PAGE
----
“We’ve passed policies and laws that have dictated we want our prisons to become nursing homes,” said Jon Ozmint, the Columbia lawyer who was head of the state’s prison system under former Gov. Mark Sanford. It costs about twice as much nationally to house a prisoner over 50 as it does the average prisoner, according to an ACLU study. South Carolina prison officials say they do not break out costs according to a prisoner’s age. But the cost per inmate to state taxpayers increased from $12,353 in 2003 to $16,542 last year.
In another setback for California's tough gun-control laws, a federal judge ruled Monday that the state can't require gun buyers to wait 10 days to pick up their newly purchased weapon if they already own a gun or have a license to possess a handgun, says the San Francisco Chronicle. U.S. District Judge Anthony Ishii of Fresno said the 10-day wait for current gun owners is a restriction on constitutional rights that isn't justified by safety concerns.
He said there was evidence that some would-be gun buyers, including the two individual plaintiffs in the case, had decided not to make the purchase because of the time and expense needed for a second trip to a gun shop. "The 10-day waiting period burdens the Second Amendment right to keep and bear arms," Ishii said. The ruling applies only to individuals who already own guns or have obtained a concealed-weapons license from their local law enforcement agency, and leaves most first-time gun buyers still subject to the waiting period, which was not challenged in the lawsuit.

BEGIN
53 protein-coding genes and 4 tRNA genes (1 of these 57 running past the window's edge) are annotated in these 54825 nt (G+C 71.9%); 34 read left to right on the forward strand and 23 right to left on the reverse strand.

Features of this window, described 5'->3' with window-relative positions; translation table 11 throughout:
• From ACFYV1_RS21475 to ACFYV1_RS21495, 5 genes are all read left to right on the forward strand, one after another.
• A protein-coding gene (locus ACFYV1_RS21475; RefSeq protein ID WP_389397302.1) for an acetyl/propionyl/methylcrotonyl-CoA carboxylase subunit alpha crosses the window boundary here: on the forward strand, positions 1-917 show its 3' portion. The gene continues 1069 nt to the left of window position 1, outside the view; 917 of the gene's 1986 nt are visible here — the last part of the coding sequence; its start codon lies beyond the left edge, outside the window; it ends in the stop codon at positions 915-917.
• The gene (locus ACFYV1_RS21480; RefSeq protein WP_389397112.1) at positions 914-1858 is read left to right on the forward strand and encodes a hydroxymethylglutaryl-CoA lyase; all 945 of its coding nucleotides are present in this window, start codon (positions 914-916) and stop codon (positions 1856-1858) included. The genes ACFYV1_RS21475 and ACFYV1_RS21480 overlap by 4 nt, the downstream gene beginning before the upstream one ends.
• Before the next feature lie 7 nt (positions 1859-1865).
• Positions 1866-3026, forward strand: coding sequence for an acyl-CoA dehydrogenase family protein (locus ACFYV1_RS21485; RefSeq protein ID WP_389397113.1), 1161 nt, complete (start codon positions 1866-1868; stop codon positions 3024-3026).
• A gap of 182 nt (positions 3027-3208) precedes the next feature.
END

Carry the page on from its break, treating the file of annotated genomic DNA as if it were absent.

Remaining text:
The Wire examines the technology of wearable police body cameras "to understand the inner workings of (the) possibly game-changing accessories." Prompted by the fatal police shooting of an unarmed Missouri teenager, about 150,000 people have signed a White House petition in favor of creating the "Mike Brown Law," which would require all police to wear body cameras. Numerous U.S. police agencies are considering adding or expanding the use of the devices.
A number of companies market the cameras, which are about the size of a beeper and can be clipped to an officer's uniform shirt. Design, data storage and costs are explored in The Wire article. "It's the best available evidence that's neutral," said Steve Tuttle of TASER. "It's just an observer. The truth is the truth."
A highly touted computer system designed by the LAPD to identify misconduct by police officers routinely flags cops who appear to pose no problem while failing to catch many of those who do, says the Los Angeles Times. A report by the Police Commission's inspector general, Alex Bustamante, scrutinized an early warning computer program that the LAPD has used since 2007 to track patterns of excessive force and other misconduct by its 10,000 officers. The analysis casts doubt on the usefulness of the computer system, which federal officials forced the LAPD to build after years of corruption and abuse.